We have decided to exercise our right to terminate the Agreement based upon your breach of its terms, as demonstrated by your failure to cooperate with individuals in our Utilization Management and Investigations Departments to the extent that they have been unable [to] conduct their routine utilization management and audit functions with regard to your practice. Your breach of the Agreement has further manifested itself by these individuals being unable to arrange an on-site audit as well as your failure to present us with copies of various medical records that we require to complete our review and audit tasks despite our repeated requests.

In early August 2001, Feit called Harris regarding the termination letter and expressed a willingness to allow the audit and inquired about his right to contest the termination. In a letter dated August 9, 2001, Harris informed Feit that, although he had no formal appeal rights to contest his termination, he could write a letter to Harris "detailing the circumstances related to your failure to comply and failure to respond to the May 2, 2001 letter." In a letter received by Horizon on September 5, 2001, Feit expressed a desire to allow an on-site audit of his office records.

Horizon suspended its announced termination action for ninety days, provided that Feit would allow it to conduct an on-site audit immediately. Horizon also informed Feit that he would have to submit a recredentialing package before he could be considered for reinstatement as a participating physician.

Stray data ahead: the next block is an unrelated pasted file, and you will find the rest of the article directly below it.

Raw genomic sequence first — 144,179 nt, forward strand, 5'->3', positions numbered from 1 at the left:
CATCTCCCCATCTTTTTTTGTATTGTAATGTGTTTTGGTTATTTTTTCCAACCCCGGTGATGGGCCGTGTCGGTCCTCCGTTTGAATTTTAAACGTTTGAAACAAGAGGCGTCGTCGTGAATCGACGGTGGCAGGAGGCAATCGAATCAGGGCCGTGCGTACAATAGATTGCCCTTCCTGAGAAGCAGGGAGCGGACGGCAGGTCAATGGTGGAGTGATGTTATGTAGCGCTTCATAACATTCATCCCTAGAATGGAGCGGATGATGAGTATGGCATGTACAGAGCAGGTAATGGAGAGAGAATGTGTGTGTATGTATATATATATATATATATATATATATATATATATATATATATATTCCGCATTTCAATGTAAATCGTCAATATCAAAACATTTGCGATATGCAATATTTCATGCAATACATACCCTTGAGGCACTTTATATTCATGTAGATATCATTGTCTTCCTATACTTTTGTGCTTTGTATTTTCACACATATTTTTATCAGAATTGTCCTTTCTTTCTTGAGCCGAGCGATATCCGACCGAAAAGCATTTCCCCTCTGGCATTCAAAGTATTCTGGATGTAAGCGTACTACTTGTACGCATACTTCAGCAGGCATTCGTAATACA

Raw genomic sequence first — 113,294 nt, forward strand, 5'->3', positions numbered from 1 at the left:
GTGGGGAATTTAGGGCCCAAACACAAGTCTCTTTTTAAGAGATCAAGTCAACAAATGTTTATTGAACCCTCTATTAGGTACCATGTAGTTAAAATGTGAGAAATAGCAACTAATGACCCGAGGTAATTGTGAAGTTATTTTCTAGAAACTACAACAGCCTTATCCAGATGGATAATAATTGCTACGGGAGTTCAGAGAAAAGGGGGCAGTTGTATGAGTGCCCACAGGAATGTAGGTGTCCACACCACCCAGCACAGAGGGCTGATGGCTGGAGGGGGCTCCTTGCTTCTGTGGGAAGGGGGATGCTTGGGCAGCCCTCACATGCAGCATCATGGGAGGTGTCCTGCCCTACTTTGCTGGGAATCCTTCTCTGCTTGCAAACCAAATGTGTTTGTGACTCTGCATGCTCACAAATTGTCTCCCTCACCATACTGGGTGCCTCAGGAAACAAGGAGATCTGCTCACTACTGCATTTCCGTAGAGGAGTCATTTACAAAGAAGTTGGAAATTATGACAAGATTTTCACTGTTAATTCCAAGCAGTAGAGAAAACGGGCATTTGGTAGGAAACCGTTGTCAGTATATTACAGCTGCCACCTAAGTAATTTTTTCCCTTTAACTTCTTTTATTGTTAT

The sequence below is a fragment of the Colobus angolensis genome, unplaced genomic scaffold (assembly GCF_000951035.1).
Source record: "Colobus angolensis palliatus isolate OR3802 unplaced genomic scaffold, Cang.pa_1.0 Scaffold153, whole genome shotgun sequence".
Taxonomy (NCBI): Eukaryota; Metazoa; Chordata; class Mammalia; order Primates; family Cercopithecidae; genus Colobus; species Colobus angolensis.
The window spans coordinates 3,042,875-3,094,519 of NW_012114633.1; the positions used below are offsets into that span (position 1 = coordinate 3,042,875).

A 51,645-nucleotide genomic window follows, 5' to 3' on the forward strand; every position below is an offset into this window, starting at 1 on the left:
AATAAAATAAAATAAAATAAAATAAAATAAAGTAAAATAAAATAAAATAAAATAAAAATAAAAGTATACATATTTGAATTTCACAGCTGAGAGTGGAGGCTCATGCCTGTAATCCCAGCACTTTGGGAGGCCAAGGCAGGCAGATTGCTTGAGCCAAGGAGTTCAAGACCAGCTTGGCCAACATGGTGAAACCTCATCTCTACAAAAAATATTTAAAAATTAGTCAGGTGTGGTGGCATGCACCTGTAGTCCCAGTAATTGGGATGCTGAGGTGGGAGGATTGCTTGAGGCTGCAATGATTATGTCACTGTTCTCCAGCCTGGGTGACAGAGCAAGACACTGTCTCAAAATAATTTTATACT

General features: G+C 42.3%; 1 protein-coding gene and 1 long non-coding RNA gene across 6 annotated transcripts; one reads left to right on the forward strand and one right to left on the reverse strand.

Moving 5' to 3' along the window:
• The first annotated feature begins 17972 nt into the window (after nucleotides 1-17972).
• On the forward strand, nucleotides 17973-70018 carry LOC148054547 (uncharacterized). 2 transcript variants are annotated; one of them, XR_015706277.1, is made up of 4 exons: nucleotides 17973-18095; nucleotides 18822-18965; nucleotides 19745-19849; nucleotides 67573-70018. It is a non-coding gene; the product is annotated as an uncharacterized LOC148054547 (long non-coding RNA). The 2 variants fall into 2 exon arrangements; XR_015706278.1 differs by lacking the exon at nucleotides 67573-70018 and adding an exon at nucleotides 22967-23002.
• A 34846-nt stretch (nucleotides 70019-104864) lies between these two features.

After conducting the on-site audit, Horizon referred the files of five of Feit's patients to Dr. Clay Miller, M.D., an independent medical examiner affiliated with Core, Inc., who had experience in pain management. In his Peer Review Analysis, dated January 18, 2002, Miller noted that Feit prescribed therapies and treatments that were excessive for pain management. In Miller's opinion, the multiple injections, blocks and physical therapies were "palliative and not restorative and therefore not medically necessary for an ongoing chronic pain that has not responded to 3-months of treatments." Miller commented that Feit's medical records did not support the medical necessity or appropriateness of office visits for which they were billed and that he failed to adequately document reasonable treatment plans. Miller also noted that Feit prescribed several narcotic medications, a practice which was not the industry standard. Miller maintained the industry standard was to use one long-acting narcotic with a short-acting one for breakthrough pain.